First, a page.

“In 30 years of my career, I haven’t seen it like this before.”
Violence in Philadelphia is heating up, and kids are caught in the crossfire. Let’s make sure everyone in America knows about the people committing these horrific acts.
The city of Philadelphia in Pennsylvania is progressively getting worse when it comes to gun-related deaths and violence, and this year’s homicide rates are poised to topple the historic numbers of an extremely bloody 2007.
While large cities are often plagued by higher than normal homicide rates when comparing them to the rest of the United States, what’s harder to nonchalantly shrug off is when there’s a spike in violent deaths of children. These deaths are senseless and the community and its officials are feeling the magnitude of this recent spike.
The city’s violence that has been inadvertently corralling children into its mix was stirred up yet again this past Wednesday when a 10-year-old boy was shot in the back of the head while he was walking home from school.
Semaj O’Branty, who is a student at the Sullivan elementary school, had dropped to the ground on the sidewalk when he was struck by the bullet. He was still wearing his backpack as witnesses rushed to cease the blood flowing from his neck.
Police say O’Branty was caught in the crossfire between a shooter in a red Pontiac G6 who escaped and the intended target of said attack, who was apprehended later that same day. Police released pictures of the car after obtaining surveillance video of the gunfire, which happened at 3:13 p.m. near where the young boy lives. There’s no report on the status of the search for the suspect occupying the red Pontiac at this time.
Semaj had undergone surgery on Thursday, the day following the shooting. He’s in critical, but stable, condition at the time and is expected to survive, but the incident adds to a troublesome list of recent shootings that have victimized children within the city.
The city has registered its highest number of homicides to date in 12 years, with an astounding 303 homicides thus far, which if staying on the trend set through the year will surpass 2007’s 344 murders.
It was the sixth time in 23 days that Philadelphia officers tended to a young child who had been shot. Before Semaj was gunned down on his walk home, there was 7-year-old Leslie who was shot and killed alongside his family in West Philadelphia. Before that atrocity, 2-year-old Nikolette was fatally shot while in her mother’s arms while they were inside their Kensington living room.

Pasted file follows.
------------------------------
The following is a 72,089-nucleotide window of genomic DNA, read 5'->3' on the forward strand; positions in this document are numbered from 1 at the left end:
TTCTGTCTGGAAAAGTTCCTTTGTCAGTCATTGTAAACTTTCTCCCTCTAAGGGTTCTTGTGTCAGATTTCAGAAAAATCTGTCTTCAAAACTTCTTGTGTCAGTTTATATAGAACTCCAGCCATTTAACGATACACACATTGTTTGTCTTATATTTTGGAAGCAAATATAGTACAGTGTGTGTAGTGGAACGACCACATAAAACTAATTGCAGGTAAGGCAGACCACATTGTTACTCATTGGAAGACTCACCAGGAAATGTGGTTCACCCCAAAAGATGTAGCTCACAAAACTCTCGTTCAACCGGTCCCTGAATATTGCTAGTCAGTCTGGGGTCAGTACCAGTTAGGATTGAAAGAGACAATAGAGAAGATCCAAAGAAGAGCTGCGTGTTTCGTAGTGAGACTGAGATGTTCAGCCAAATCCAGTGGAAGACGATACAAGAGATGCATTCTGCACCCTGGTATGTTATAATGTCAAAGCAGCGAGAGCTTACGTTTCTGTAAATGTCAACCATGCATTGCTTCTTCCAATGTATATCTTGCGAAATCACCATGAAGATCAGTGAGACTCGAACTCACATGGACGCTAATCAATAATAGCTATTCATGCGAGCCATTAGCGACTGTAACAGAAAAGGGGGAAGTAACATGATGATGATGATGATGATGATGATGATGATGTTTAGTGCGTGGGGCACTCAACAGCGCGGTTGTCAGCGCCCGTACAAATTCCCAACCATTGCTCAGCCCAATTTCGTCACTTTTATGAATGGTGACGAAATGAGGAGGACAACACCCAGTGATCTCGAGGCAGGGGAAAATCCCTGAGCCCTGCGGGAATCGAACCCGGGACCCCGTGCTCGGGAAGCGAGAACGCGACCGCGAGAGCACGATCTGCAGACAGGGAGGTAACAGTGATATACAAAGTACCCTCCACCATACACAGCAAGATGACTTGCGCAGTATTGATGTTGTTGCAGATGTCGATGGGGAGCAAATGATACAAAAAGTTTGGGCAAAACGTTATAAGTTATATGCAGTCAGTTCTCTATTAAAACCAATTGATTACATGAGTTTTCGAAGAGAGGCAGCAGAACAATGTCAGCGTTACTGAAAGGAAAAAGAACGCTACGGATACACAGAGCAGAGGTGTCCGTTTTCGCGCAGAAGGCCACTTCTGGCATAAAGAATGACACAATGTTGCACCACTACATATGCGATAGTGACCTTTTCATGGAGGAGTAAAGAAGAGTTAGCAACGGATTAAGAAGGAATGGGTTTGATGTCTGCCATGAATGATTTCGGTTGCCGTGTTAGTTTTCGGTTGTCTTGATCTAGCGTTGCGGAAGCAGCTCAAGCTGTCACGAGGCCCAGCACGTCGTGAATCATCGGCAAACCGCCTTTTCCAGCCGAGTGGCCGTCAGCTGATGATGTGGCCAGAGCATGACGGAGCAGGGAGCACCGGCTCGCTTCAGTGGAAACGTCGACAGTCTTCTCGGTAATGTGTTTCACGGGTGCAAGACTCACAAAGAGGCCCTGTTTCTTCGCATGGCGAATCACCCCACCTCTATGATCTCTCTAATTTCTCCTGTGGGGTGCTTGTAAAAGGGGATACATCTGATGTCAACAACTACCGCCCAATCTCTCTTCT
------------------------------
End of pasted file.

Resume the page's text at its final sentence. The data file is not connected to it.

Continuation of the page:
A Philadelphia judge revoked bail Friday morning for the 29-year-old man accused of shooting 11-month-old Yazeem Jenkins in North Philadelphia last month. Bail had previously been reduced from $100,000 to $50,000 on unrelated gun charges. https://t.co/Nloj4HPLU8 pic.twitter.com/PPMJx8YvK4
— NBC10 Philadelphia (@NBCPhiladelphia) November 1, 2019
Prior to that slaying, 11-month-old Yazeem was shot four times while he sat in a car with his stepmother. Also, in October, a woman fatally shot her two daughters, Damaya and Maxilla, ages 4 and 10 months, as well as their father, before turning the gun on herself.
Damyrra Jones, who admittedly shot her children and their father, was charged with three counts of murder, two counts of endangering welfare of children and one count of possessing instruments of crime.
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Captain John Walker of the 15th District Philadelphia Police Department made a statement regarding the uptick in shootings of children.
“Kids rarely get shot like this. In 30 years of my career, I haven’t seen it like this before.”
The acting Police Commissioner Christine Coulter had spoken recently WPVI on the recent incident involving the 10-year-old that’s in critical condition.
“Folks have just had enough. There’s never an excuse to open fire in an area a block from a school where kids are out there. It should never happen,” she said during the interview.
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Mayor Jim Kenney had called for stricter federal and state gun-control laws to help his city, and others like it, with the rising gun violence mere hours before the shooting of Semaj O’Branty.
Just hours before a 10-year-old was shot walking home from school, Philadelphia Mayor Jim Kenney laid out his plan to combat the growing gun violence in the city. He wants stronger gun laws at the state and federal level. https://t.co/1PvmOWAnOA
— Action News on 6abc (@6abc) November 7, 2019
Although, many politicians and second amendment advocates have argued that more laws on the books regarding gun control is a failed experiment, often citing cities like Chicago as being an example. Whatever the answer is in combatting and deterring our children from being victims of homicide and gun violence, we hope that the resolution is found soon.
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